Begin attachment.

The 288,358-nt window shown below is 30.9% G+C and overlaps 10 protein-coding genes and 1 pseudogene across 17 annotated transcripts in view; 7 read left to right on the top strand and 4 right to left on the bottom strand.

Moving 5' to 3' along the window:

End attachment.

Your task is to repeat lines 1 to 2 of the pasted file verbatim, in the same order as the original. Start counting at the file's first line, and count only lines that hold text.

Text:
The 288,358-nt window shown below is 30.9% G+C and overlaps 10 protein-coding genes and 1 pseudogene across 17 annotated transcripts in view; 7 read left to right on the top strand and 4 right to left on the bottom strand.

Moving 5' to 3' along the window: